Stephenie Meyer Addresses 'Breaking Dawn - Part 2' Ending
Her own words, on her official site
The question, which I got frequently, was how I felt about having a big change inserted into the story during the final climax. My answer was that it didn't feel like such a huge departure. For me, this moment is already in the book. However, we don't get to see it in all its exciting and gory detail because we are seeing the world only through Bella's eyes. A few of the reporters I talked to wanted to know where in the book this moment was hidden. The answer is page 738, fourth paragraph down:
"Aro stared into my eyes for a long, tense moment. I had no idea what he was searching for, or what he found, but after he had measured me for that moment, something in his face changed, a faint shift in the set of his mouth and eyes, and I knew that Aro had made his decision."
In this short analysis, after Bella has revealed the depth of her power, Aro plays out in his head the probable outcome of a battle with the Cullens. Much like what we see in the movie, Aro foresees a more evenly matched fight than he had expected, the loss of too many of his key players, and—most unacceptable—the likelihood of his own death. Though odds are that the Volturi would have come out on top in the end, Aro wouldn't have lived to see it and the unassailable nature of the Volturi's authority would have been broken, possibly forever. It is this vision of the future—though imperfect guesswork on his part—that motivates his retreat.
Melissa Rosenberg and I have both mentioned the fateful dinner we had (back during the filming of Eclipse) where we hashed out a way to make the end of Breaking Dawn more cinematic. This was the idea we latched on to—how do we make this vision of Aro's into something the viewer can experience? The answer was pretty simple once we looked at it that way—we already had a character who could show us visions. So the only real change to the book ending of Breaking Dawn is that Alice enters the scene earlier, and comes in contact with Aro.
(Are there a few little trespasses against the mythology in this vision? Yes, as some of you have pointed out. The consensus was that a minor deviation from what had been established was forgivable in the name of entertainment. I had a few very elaborate solutions, but they were too confusing and not nearly as cinematic as the final product. And obviously, the result was very entertaining.)
Why are some of you commenters just commenting on how much you hate the book or the author? Why would you read an article about a book you obviously don't care for? The fact is, it was a huge seller and the movies have also been huge sellers. I doubt the children of America are "illiterate" and that is why they like it. It is a fantasy book, written in a way teenagers and preteens like. Period. If you don't like it (and I don't blame you if you don't, plenty of people don't like the same things) then maybe you should just not click on these stories?? Just a thought.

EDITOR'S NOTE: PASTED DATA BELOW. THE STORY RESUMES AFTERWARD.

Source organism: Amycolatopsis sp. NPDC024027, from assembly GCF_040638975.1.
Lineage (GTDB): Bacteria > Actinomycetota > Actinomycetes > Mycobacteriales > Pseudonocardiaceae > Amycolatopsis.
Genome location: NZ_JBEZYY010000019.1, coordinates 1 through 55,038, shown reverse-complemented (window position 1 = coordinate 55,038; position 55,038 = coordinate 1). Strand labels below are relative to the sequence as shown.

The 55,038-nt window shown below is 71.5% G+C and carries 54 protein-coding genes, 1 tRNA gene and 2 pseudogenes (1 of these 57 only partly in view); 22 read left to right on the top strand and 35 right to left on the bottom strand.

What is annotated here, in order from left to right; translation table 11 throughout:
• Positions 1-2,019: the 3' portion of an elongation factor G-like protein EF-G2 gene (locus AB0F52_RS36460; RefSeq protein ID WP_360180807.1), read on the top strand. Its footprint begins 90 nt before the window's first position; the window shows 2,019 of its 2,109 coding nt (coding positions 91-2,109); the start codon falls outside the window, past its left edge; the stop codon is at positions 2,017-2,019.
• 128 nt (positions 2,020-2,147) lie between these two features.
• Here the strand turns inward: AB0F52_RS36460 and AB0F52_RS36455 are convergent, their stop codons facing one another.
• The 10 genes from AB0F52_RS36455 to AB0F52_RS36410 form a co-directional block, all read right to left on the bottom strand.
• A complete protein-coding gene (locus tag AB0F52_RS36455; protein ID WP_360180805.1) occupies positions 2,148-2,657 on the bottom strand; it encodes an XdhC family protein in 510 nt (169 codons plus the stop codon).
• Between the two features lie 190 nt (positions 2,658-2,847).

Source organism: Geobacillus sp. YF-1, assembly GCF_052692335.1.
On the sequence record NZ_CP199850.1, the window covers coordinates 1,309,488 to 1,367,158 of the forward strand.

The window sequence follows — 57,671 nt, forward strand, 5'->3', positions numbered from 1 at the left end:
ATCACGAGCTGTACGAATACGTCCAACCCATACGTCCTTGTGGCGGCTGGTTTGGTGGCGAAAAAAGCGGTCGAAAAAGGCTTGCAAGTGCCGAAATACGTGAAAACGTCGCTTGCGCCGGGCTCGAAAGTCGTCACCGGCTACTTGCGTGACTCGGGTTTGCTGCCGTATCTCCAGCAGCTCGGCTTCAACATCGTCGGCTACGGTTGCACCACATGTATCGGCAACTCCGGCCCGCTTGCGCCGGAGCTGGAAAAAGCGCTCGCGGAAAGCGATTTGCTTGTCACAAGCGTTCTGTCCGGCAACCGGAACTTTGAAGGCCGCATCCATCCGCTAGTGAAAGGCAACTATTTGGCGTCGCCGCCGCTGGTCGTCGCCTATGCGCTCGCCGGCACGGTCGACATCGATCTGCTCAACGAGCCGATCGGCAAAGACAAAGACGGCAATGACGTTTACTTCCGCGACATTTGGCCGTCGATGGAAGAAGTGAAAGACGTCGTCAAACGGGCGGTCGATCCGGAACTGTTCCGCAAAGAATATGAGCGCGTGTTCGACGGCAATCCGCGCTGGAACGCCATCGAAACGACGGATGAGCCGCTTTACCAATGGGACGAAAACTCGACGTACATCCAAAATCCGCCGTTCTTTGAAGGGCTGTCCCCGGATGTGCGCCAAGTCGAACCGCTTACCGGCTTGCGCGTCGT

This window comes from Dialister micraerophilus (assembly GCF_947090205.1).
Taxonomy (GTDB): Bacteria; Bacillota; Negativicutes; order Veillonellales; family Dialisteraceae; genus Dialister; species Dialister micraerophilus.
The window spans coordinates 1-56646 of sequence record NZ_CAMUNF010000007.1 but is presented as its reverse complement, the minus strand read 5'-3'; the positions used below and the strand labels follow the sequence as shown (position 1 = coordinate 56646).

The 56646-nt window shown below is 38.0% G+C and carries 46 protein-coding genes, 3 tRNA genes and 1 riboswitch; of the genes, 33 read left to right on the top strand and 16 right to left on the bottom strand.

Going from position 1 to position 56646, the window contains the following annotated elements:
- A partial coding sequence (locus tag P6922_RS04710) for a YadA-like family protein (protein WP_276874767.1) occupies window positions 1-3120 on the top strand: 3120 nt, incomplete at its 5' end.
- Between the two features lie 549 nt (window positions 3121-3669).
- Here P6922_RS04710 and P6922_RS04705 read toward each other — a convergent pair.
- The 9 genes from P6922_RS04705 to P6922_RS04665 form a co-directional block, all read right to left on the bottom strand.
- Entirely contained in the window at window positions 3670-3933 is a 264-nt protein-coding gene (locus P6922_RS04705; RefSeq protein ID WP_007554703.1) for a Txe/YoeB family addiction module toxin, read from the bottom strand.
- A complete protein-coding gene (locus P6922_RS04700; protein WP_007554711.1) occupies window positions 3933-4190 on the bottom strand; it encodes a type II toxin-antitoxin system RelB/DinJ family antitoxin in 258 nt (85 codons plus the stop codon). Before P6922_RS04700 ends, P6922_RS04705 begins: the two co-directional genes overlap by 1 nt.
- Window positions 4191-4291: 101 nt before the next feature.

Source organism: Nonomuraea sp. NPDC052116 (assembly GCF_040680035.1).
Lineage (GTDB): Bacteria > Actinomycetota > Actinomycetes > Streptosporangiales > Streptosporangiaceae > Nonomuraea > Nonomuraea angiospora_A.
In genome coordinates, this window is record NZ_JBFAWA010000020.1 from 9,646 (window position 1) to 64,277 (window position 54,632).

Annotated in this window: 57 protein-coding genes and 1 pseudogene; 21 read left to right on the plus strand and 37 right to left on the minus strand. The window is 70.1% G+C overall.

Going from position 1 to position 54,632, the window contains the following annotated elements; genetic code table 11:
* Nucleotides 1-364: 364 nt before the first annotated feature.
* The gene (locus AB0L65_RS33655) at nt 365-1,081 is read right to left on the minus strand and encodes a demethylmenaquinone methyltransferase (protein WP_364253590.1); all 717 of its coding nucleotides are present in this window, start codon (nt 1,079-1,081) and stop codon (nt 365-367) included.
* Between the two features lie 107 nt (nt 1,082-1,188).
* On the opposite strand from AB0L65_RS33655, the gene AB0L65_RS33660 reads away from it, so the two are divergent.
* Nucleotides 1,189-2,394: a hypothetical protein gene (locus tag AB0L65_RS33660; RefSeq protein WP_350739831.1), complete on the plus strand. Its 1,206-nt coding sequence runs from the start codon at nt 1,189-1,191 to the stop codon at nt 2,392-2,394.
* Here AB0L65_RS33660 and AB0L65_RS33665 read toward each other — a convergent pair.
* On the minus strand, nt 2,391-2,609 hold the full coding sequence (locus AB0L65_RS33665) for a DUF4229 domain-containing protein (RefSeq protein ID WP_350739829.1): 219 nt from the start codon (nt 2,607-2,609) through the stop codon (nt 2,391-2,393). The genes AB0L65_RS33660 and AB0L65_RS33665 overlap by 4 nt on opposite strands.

As for the ending (and the original question that some people just COULD NOT stick to) I knew it had to be a vision. There is no way the audience, which is notorious for being rabid, would tolerate a massive deviation from the story. I liked this- it added some action without actually changing the story. In the end, it all worked out the same as the book but with a little more spunk. The reaction of the audience WAS pretty hilarious as well... all those screaming kids, and adults. I just laughed. What else could I do?
A friend talked me into reading the Twilight Series and I loved all the books. The movies not so much. Only because I am not a Kristen Stewart fan at all. However, this movie was very, very good!! At first I was totally confused because I didn't remember parts in the book where some of the Cullen's were being killed. Then I became totally absorbed in the action. It was such a relief when I realized what Aro was seeing. I'm almost tempted to see it again!
change the ending? you dont do that. imagine the battle at the alamo having a different ending.
I have been a big fan of the books and have seen all of the movies several times (not AS big of a fan of the movies, yes Kristen Stewart is painful to watch) but anyway....
When Carlisle's head was ripped off, I almost walked out of the movie right then. I was so angry. And then as it just kept going on, I got angrier and more upset. And once I realized it wasn't real.... even angrier.
I felt like it added a whole different level of violence and emotional turmoil that wasn't necessary. Yes the other movies also show similar violence (decapitations) but not of main characters and not to the extent that Breaking Dawn 2 did. I felt it was completely ridiculous.
And what I mean by "emotional turmoil" is - I sat there watching characters whom I had grown attached to for the past several years die violent deaths and watch/hear the wolves crying out as one after another was taken down. I HATED the way the movie made me feel. I continue to have visions of Carlisle's head dangling from someone's hand....
Some unexpected twists is one thing but again, I felt this was WAY off base and unnecessary.
The last five minutes of the movie was the best part.... otherwise, I HATED it and will seriously never watch it again.
about the blogger
Myriam Gabriel-Pollock has been writing for MSN since 2006 -- everything from quizzes to feature articles to the Twilight Superfan blog. Prior to that she was a hi-tech geek. She has happily transitioned into a film geek, especially if there are wizards, vampires, mythical places, and spaceships.